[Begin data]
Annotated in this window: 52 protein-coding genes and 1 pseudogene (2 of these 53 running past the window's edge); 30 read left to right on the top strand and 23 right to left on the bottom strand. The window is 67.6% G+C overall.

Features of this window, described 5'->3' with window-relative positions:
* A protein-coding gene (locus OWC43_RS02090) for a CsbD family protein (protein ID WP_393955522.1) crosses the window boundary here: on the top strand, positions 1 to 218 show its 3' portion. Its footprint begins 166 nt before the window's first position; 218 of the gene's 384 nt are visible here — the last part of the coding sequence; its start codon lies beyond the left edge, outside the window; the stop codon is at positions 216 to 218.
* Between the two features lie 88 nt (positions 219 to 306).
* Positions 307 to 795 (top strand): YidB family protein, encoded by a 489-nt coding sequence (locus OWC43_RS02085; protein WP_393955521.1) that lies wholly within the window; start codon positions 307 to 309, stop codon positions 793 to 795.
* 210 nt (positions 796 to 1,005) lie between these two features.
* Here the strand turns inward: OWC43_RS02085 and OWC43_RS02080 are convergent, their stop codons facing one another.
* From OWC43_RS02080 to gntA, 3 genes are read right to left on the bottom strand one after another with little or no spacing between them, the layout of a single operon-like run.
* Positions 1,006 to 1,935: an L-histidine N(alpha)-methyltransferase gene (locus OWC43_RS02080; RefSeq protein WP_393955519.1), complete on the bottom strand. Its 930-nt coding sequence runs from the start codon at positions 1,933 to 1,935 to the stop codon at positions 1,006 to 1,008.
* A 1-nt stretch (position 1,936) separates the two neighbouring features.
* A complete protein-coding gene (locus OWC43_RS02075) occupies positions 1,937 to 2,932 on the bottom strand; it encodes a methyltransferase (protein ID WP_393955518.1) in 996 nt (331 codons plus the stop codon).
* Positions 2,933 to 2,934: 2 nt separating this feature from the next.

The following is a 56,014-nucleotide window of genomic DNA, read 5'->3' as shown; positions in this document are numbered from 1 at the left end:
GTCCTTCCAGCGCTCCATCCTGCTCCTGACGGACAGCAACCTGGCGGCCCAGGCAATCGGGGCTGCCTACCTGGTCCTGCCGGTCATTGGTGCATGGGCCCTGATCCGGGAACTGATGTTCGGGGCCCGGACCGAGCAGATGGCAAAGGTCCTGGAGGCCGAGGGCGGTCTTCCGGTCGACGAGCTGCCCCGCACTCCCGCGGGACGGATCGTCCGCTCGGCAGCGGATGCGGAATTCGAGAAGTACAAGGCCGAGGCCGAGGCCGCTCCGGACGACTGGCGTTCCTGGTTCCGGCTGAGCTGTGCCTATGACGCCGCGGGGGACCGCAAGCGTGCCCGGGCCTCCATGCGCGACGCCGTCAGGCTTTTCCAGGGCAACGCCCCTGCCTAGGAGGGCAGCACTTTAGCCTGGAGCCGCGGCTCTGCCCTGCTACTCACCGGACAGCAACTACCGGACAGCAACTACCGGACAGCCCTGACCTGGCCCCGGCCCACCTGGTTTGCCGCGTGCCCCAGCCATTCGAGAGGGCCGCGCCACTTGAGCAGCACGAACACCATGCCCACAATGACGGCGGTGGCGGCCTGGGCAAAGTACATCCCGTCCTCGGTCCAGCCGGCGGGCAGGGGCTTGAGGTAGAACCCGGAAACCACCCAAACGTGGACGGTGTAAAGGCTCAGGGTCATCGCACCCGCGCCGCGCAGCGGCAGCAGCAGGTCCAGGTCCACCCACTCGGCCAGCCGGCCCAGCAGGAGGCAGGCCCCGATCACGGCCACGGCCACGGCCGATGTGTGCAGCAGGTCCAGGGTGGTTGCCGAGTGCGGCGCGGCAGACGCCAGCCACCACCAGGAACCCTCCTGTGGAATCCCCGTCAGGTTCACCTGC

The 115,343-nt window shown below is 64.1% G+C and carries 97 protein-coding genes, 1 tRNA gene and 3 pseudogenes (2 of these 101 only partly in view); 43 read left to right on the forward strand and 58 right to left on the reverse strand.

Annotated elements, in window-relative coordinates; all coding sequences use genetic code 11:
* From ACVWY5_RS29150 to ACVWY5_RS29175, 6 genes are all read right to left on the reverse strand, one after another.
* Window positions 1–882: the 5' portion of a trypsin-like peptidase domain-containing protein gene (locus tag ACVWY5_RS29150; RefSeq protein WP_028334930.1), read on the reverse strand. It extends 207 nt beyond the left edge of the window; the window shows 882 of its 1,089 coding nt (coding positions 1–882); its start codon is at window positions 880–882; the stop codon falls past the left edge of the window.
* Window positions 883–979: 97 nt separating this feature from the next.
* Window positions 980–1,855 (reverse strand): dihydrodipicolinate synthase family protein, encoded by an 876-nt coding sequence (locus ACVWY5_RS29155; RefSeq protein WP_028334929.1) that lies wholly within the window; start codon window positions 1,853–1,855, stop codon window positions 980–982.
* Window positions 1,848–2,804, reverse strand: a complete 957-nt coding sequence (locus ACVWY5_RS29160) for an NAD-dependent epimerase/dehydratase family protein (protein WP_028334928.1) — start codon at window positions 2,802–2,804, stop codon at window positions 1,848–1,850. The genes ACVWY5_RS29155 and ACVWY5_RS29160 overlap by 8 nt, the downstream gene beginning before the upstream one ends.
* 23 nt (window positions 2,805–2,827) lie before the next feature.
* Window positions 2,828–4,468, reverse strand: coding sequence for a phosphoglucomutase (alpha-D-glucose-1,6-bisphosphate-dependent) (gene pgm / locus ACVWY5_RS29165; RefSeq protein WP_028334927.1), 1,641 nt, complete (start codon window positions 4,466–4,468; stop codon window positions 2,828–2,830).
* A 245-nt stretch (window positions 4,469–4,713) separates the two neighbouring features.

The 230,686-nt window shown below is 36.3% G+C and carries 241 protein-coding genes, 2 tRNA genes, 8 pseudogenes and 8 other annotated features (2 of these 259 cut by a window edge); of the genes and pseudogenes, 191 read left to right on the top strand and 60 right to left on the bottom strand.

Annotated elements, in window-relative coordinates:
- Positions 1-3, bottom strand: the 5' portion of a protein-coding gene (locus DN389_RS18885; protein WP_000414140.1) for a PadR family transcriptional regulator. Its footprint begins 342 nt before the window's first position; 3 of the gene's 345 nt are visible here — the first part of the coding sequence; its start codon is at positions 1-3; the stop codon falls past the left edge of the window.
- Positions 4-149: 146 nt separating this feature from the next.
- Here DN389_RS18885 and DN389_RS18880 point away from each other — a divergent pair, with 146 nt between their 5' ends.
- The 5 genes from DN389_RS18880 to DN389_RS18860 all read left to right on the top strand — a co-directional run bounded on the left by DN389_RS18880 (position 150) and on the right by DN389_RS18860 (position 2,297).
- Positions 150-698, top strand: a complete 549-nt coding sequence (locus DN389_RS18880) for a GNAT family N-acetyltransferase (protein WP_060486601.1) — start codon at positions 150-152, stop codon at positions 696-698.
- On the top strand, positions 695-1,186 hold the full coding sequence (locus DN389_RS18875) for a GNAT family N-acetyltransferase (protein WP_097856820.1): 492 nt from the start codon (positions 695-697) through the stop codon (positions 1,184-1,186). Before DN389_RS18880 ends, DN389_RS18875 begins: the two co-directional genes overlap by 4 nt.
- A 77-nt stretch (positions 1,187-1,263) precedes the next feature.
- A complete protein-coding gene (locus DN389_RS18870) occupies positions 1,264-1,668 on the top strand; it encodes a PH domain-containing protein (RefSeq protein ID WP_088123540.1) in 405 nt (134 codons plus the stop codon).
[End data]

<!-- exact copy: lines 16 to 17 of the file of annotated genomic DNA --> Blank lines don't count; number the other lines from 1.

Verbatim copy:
Annotated elements, in window-relative coordinates; all coding sequences use genetic code 11:
* From ACVWY5_RS29150 to ACVWY5_RS29175, 6 genes are all read right to left on the reverse strand, one after another.